Columbia University in the City of New York

STEM Starters

Students learn about electronics at a recent STEM Starters workshop.

Weekend science workshops for middle and high school students

STEM Starters is an outreach program run by Columbia University graduate students who are passionate about teaching kids science, technology, engineering and math (STEM). Every month, we invite middle and high school students to join us for an afternoon of experiments in different fields of science.

We want to inspire everyone’s inner scientist by showing that science is all around us and that exploring the world through STEM is really fun! From demonstrating how electronic circuits work to exploring animal behavior, we encourage students to engage scientifically with their world.


Columbia University’s Zuckerman Institute
609 West 129th Street
Education Lab (ground floor)


Select Saturdays throughout the school year, 1:00 pm – 3:00 pm (unless noted otherwise).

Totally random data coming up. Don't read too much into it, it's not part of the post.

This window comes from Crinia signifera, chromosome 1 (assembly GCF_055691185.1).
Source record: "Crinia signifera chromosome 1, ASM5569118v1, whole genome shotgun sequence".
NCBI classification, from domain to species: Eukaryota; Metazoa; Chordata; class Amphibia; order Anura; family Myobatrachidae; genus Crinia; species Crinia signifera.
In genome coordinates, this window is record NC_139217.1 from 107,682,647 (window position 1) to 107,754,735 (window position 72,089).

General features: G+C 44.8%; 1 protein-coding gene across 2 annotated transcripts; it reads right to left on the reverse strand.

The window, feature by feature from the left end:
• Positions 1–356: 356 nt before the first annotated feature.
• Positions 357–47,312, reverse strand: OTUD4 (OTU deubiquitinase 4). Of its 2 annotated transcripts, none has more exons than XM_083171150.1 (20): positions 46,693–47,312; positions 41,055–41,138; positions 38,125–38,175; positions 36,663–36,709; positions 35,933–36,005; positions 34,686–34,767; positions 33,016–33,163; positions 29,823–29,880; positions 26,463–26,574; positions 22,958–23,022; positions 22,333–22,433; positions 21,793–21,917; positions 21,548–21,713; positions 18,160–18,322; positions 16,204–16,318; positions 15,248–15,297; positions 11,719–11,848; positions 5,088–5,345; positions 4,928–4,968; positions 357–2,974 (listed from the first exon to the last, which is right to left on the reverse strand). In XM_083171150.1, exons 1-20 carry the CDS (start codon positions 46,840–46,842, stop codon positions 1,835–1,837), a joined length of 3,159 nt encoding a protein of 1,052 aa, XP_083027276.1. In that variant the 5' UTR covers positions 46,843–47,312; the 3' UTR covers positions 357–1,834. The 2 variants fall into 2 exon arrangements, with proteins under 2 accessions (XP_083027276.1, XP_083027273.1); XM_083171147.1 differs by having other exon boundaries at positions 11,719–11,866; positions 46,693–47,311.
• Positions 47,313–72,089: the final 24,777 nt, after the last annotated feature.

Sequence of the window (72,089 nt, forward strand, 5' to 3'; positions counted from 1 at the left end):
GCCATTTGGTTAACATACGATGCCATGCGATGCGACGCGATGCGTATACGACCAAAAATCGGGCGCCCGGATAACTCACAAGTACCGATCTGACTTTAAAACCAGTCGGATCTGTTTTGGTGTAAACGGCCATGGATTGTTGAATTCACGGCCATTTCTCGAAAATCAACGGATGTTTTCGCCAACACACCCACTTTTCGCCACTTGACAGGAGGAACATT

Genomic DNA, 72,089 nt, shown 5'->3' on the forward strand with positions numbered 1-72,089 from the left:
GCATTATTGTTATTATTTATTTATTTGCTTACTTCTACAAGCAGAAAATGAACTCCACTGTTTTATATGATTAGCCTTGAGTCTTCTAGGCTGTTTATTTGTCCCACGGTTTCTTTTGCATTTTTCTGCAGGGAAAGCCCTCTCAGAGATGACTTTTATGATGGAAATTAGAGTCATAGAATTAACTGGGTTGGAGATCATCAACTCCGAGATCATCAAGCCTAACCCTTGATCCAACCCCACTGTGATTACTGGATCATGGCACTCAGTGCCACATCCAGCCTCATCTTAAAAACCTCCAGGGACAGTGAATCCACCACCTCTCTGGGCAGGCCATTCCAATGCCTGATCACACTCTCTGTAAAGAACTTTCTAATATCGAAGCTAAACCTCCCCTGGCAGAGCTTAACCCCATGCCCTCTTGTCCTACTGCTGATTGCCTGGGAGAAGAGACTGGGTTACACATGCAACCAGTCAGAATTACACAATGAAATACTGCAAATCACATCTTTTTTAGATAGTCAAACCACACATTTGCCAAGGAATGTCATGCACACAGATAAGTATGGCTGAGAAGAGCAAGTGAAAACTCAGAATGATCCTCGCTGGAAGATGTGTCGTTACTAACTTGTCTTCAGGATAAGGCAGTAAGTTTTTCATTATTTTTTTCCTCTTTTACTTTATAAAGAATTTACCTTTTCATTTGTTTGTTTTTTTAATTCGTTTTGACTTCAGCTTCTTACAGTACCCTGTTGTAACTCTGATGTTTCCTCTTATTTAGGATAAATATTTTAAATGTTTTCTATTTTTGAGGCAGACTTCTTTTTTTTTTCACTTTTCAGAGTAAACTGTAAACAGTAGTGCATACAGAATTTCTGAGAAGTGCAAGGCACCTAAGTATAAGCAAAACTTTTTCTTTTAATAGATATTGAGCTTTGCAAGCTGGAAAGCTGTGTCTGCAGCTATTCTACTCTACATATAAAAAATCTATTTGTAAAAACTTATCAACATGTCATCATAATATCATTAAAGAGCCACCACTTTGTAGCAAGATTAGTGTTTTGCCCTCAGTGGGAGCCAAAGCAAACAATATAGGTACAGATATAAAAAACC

Spring 2020 Schedule:

Saturday, February 15, 2020: Electronics Day
Saturday, March 21, 2020: Neuroscience Day **CANCELLED**
Saturday, April 11, 2020
Saturday, May 16, 2020


STEM Starters is open to middle and high school students. Registration required. Adults are welcome to accompany children and stay for the session.

Information for Volunteers:

STEM Starters is always looking for volunteers to help us with our programs. Whether you want to plan, teach or just hang out with kids, we would love to have your support!  We gladly welcome people and ideas from all fields of science, applied sciences, engineering, and mathematics.

STEM Starters is flexible with different levels of involvement from volunteers. Undergrads, graduate students and postdocs are all equally welcome to be involved. Alternatively, if you have ideas for teaching science or can point us to great teaching resources, we’d also appreciate it!  Interested volunteers should email to receive information about meetings and events.


STEM Starters is a collaboration between Women In Science at Columbia (WISC) and Columbia's Zuckerman Institute and is supported by the Avantor Foundation. For more information, email


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